DULUTH – “As a Child,” a 2020 oil painting by Duluth artist Kelly Shamberger, has won an international award at Fashion Week San Diego. As a result, the image of a model ship is not only seen in New York, it serves as an inspiration for an original coat of arms and – wait for it – is sent to the moon.
“I still can’t believe it,” said Shamberger, reached by phone Tuesday. “People spend their lives trying to be recognized in this race.” The competition is under the auspices of the New Jersey Art Renewal Center, an organization Shamberger describes as “the leading authority (on and) promoter of contemporary real artists.”
The 16th International ARC Salon Competition included a complex manipulation of several thousand submissions. There are dozens of award categories with different prizes and numbers of winners. Shamberger’s piece was one of 10 honored at San Diego Fashion Week, which commissions a designer (who the artist has yet to identify) to create a garment inspired by the painting. The dress, along with the artwork, will be featured in a Sotheby’s exhibit in New York City in July.
Schaumberger’s painting will be one of 221 winning pieces represented in time capsules headed for space later this year. As the contest website explains: “Drawings will be laser etched onto nickel microfiche and/or digitized onto terabyte memory cards and placed inside a time capsule launched by SpaceX and placed on the Moon.”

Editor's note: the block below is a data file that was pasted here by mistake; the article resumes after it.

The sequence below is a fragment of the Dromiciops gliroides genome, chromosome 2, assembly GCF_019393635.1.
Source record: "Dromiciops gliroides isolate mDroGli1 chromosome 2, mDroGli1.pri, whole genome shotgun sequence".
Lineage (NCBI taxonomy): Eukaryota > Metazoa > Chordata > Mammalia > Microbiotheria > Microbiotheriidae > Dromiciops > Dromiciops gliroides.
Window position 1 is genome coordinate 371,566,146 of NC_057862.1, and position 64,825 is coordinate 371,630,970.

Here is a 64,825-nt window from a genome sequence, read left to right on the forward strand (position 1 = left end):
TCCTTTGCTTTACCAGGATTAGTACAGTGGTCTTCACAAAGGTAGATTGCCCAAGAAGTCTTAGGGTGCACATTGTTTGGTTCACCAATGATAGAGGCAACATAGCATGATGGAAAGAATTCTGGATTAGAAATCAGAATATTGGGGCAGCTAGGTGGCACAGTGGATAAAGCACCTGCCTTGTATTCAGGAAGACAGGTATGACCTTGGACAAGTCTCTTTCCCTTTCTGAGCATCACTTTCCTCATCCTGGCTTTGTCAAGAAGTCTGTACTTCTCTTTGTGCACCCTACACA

“It’s very expensive to get in. I paid $275,” Shamberger said. “Literally, the only reason I got into this year was because they were like, ‘Oh, by the way, anyone who gets an award or an honor is going to have a capsule go to the moon this time.'”
The artist, who can see a selection of her work at St. Paul’s Framework Gallery from Saturday through March 4, says it’s a coincidence that the seaport city is represented on the moon at sea. She’s just “really proud of that piece,” Shamberger said of the wooden model painting built by her late, beloved uncle, William Rager.
Shemberger says that although she is fascinated by space, she has never drawn a spaceship or anything in the sky. “I mainly paint from life,” she says, “and I don’t have a good way of seeing … until now.”
When Shamberger went to New York to see the Sotheby’s exhibit, she had yet to receive an invitation to follow her art to the moon.
“To be the first artist to be shot into space to paint or paint a picture of Earth entirely voluntarily,” she said.
Conveniently, the color already comes in tubes.